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A discussion of color has to start with the selection of a “good” background color. When DCS systems were first adopted, the background color for all screens was no color at all, or black. Black has the advantage of providing good contrast with almost all of the other colors, but the curved CRT screens of the time tended to reflect light. To minimize this, many control rooms were darkened, to accommodate the screens.
The problem with a darkened room is that is makes other normal tasks, such as paper-based reading and writing, difficult. It also negatively affects alertness, especially in operators with disrupted sleeping patterns as a result of working rotating shifts.
The current thinking is to have a brighter control room. In order to avoid eye strain, which can occur as operators shift their gaze from the room at large to a display, the display should have approximately the same luminescence as the surroundings. A gray background fulfills that need and still provides a background against which other colors can be seen.
When color is used it should be applied consistently and should convey meaning. Bright primary colors should, for the most part be avoided, except to help call out abnormal situations. Static vessels and equipment should be shown in shades of gray. The goal is to create displays which under normal operation are somewhat boring. It is easy to see a flashing red alarm condition on a muted-color screen; it would be much more difficult if the entire screen was a dense collection of high contrast, bright colors. Specifically, red should not be used to indicate a “normal” (on/off, open/closed) state of a piece of equipment.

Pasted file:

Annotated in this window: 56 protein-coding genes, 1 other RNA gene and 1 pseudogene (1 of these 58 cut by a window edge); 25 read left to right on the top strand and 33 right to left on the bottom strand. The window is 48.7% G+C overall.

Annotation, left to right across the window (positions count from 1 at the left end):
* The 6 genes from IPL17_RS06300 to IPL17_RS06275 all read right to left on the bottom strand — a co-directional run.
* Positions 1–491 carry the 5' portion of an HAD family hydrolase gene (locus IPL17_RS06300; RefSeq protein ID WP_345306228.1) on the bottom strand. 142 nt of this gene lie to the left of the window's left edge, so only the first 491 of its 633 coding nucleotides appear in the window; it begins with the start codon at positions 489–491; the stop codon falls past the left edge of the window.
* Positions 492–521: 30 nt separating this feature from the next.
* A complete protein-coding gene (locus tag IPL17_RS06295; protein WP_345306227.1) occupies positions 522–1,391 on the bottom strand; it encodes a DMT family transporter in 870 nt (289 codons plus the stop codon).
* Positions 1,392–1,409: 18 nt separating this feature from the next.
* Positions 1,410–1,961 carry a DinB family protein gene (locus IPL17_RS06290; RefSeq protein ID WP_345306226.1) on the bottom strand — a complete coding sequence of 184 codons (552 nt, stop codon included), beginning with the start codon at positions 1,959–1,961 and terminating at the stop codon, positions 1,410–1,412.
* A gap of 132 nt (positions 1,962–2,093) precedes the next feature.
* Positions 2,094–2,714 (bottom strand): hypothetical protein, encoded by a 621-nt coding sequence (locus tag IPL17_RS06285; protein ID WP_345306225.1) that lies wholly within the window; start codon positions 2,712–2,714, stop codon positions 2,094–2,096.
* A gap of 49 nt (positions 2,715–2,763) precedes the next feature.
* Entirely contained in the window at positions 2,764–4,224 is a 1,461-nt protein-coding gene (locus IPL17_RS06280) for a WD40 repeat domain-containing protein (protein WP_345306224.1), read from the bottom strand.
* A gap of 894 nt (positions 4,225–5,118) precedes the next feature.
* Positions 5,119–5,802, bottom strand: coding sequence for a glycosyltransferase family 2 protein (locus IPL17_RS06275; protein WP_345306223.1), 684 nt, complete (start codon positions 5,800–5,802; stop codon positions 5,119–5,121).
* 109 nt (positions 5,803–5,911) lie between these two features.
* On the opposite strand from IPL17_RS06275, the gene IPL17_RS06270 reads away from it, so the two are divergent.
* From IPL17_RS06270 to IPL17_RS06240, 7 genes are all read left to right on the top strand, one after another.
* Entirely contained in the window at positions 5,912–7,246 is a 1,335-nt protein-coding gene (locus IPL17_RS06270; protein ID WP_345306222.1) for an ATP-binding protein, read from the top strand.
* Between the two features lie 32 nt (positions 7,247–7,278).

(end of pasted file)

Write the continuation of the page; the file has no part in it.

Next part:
Often process flows are more obvious if the piping lines are shown in a color based on the materials they contain. For example, a shell and tube liquor heater would have four lines attached to it. The two liquor lines would have the same color, the steam supply line and the condensate line out might each have their own different color.
Sometimes color can be used to depict a process condition, such as in a multiple effect evaporator set. In this case, it is important to know, especially for troubleshooting purposes, that internal areas of adjacent vessels are at the same pressure. Muted color coding can be used to indicate the parts of the vessels which are at equal pressures.
Some display systems will allow a diagram such as this to be shown in two modes. In normal operating mode, the vessels can be shown as simple, non-distracting shapes. For reference purposes, training, and troubleshooting, the internals and the pressure color coding can be exposed.
When designing an HMI screen, remember to never rely solely on color to display an abnormal situation. Some people are color blind and do not detect certain color differences. Simply changing the color of a value, or the background of a value, to red, in order to show an alarm is not sufficient. In addition to the color change, a flashing border or a symbol which represents an alarm state, should also be displayed.